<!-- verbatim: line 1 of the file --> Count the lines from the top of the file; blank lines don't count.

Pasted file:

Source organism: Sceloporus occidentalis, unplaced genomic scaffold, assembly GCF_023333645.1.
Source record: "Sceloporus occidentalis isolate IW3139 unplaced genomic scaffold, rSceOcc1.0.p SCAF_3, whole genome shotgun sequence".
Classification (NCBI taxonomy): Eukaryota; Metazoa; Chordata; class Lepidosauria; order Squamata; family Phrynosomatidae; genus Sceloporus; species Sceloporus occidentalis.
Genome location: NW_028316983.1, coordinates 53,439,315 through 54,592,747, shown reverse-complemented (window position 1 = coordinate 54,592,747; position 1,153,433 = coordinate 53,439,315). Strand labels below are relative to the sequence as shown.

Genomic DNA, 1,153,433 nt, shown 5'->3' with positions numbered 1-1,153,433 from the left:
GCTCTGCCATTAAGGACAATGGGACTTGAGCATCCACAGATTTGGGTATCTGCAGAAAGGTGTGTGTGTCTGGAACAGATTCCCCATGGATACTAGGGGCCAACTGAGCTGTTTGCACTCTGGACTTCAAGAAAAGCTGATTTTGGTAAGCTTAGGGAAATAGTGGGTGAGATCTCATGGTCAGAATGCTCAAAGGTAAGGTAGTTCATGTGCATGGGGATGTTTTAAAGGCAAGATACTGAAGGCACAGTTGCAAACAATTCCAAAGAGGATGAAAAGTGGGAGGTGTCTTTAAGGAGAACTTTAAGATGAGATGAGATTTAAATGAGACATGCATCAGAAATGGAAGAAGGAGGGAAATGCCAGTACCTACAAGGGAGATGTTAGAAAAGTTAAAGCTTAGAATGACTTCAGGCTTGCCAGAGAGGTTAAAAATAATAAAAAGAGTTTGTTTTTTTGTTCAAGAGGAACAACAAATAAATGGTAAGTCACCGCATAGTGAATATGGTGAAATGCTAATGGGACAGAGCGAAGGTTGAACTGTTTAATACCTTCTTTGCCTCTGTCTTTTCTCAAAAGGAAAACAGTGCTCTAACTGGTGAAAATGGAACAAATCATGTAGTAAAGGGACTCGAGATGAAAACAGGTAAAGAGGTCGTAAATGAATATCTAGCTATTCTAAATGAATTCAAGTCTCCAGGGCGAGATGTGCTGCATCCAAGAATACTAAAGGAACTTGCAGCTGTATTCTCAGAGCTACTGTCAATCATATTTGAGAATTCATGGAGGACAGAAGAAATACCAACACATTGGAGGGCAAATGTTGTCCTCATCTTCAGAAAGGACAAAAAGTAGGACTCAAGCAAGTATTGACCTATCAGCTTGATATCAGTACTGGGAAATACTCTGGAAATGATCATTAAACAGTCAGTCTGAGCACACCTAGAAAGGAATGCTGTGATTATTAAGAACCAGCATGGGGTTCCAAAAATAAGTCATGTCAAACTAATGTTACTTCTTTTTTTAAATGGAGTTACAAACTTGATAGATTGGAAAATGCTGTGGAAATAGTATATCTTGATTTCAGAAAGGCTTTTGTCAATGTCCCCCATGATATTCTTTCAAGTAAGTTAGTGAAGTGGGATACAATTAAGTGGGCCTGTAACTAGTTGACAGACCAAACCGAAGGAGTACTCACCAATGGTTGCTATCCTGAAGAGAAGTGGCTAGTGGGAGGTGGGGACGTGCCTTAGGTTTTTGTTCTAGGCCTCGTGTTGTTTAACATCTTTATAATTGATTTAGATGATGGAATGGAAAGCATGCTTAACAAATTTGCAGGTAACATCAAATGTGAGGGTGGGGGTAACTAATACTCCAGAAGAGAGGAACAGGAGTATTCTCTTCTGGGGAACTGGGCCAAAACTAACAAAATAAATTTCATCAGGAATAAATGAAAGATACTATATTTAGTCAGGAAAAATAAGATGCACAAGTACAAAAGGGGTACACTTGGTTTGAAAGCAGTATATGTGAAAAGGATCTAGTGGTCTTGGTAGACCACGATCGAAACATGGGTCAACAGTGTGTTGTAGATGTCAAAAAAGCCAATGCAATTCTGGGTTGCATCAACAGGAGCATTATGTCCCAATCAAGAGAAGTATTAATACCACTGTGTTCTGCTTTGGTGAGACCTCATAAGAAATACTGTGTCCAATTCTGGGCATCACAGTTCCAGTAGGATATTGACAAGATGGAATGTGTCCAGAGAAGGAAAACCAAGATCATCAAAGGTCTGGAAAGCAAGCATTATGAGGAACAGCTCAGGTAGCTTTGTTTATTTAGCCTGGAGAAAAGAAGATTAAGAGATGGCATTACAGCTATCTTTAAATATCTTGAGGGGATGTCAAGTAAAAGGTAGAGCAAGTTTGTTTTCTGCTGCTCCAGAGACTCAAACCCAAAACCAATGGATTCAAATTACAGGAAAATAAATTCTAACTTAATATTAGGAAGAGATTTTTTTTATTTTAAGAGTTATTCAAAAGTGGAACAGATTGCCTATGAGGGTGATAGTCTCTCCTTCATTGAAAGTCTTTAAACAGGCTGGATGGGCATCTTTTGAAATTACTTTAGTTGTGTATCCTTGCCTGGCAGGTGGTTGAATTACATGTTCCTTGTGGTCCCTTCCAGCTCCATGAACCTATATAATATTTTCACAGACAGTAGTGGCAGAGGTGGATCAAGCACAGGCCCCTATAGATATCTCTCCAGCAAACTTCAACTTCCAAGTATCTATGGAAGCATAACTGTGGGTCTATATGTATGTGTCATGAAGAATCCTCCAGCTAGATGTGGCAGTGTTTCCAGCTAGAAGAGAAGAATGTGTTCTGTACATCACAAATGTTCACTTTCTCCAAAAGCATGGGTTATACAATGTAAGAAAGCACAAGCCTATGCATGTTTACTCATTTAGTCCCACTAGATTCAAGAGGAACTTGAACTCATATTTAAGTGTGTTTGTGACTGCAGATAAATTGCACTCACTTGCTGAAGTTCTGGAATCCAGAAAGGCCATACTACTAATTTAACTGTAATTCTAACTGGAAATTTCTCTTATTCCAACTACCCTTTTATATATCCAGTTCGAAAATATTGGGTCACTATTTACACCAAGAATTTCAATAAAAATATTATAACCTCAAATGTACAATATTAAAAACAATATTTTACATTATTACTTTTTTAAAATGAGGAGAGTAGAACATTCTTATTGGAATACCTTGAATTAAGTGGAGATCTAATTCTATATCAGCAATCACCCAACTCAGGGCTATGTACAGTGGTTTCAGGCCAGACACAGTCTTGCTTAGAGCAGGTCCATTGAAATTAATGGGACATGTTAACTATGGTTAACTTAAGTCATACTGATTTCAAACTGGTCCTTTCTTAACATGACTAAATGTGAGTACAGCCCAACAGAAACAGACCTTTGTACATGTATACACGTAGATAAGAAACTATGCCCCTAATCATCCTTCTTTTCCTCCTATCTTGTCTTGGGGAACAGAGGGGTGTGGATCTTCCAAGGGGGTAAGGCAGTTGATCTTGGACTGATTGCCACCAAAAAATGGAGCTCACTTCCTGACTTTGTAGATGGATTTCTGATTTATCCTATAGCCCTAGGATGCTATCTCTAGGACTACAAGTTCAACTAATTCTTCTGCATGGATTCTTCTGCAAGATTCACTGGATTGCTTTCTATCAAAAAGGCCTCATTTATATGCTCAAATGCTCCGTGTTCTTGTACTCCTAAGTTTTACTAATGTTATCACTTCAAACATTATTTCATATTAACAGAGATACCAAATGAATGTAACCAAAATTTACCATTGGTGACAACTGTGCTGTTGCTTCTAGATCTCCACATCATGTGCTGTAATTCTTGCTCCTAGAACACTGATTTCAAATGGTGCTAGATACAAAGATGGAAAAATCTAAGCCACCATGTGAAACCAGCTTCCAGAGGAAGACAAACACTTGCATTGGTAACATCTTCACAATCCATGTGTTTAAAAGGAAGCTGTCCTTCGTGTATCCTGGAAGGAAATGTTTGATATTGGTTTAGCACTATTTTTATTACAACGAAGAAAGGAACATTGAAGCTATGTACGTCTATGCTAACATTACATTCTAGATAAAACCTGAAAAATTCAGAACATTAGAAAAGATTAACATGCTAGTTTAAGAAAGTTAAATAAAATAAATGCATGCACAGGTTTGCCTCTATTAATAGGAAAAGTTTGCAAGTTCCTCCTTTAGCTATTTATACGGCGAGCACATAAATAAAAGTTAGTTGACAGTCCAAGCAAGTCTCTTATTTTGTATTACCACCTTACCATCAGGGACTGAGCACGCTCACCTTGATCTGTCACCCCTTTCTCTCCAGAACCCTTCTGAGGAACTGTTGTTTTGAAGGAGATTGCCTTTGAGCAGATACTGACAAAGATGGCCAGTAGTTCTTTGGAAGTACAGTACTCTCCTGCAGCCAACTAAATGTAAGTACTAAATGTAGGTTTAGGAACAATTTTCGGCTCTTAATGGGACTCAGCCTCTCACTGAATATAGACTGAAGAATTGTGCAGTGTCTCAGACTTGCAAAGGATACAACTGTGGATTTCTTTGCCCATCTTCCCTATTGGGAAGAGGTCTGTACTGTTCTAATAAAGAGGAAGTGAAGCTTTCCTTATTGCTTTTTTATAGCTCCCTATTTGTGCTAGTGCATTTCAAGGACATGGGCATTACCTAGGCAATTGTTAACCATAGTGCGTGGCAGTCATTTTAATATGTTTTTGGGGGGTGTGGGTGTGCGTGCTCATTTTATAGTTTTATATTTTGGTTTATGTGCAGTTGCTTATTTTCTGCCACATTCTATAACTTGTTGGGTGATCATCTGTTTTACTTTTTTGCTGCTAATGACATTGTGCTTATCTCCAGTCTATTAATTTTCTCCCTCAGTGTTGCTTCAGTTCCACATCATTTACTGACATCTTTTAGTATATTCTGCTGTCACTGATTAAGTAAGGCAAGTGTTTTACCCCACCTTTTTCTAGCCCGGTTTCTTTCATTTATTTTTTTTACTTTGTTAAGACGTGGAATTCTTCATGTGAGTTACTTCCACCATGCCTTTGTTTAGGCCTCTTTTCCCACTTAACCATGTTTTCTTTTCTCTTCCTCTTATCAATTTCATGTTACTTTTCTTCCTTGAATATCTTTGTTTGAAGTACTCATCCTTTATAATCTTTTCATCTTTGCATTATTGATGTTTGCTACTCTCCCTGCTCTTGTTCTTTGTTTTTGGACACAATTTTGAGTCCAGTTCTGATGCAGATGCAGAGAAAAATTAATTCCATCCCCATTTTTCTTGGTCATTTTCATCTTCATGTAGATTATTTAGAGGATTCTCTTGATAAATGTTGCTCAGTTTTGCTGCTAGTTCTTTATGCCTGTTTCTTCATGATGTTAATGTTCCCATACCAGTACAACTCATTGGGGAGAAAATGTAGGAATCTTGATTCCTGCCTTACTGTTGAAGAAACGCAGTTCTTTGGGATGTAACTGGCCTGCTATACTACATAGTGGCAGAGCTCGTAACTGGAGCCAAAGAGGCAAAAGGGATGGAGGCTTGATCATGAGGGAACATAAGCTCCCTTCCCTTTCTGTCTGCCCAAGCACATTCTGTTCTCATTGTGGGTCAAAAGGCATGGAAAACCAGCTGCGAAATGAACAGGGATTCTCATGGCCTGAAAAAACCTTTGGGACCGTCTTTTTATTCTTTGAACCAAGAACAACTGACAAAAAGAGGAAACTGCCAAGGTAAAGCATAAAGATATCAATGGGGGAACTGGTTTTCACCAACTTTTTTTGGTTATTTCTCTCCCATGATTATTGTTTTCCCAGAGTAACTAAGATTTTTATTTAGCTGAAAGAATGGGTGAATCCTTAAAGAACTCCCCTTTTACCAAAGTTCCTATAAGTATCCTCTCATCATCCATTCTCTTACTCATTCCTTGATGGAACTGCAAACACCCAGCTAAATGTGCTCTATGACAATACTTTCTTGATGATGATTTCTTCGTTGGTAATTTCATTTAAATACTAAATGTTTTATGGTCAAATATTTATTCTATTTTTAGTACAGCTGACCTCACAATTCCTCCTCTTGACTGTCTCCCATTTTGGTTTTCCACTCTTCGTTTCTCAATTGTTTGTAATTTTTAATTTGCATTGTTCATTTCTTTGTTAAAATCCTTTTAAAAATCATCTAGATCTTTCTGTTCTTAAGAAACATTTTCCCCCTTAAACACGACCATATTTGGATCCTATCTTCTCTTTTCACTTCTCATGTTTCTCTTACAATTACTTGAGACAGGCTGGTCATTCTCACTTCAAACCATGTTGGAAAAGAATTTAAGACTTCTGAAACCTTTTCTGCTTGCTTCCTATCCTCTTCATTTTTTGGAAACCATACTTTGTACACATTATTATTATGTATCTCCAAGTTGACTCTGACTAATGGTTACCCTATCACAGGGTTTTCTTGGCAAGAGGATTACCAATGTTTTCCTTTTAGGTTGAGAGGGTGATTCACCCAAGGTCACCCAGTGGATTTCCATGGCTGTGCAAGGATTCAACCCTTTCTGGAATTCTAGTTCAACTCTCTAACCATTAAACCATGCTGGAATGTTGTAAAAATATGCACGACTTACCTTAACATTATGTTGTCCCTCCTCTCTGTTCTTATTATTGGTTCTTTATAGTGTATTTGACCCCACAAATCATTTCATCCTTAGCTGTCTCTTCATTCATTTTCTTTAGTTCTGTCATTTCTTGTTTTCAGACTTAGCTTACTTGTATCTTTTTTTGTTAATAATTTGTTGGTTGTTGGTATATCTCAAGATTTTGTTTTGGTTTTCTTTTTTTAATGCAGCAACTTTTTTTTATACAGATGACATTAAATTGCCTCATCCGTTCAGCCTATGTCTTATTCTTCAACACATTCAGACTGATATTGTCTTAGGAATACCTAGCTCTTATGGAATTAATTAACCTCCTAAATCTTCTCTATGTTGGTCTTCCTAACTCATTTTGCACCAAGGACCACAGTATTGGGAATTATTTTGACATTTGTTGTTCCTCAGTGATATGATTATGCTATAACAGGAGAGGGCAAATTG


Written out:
Source organism: Sceloporus occidentalis, unplaced genomic scaffold, assembly GCF_023333645.1.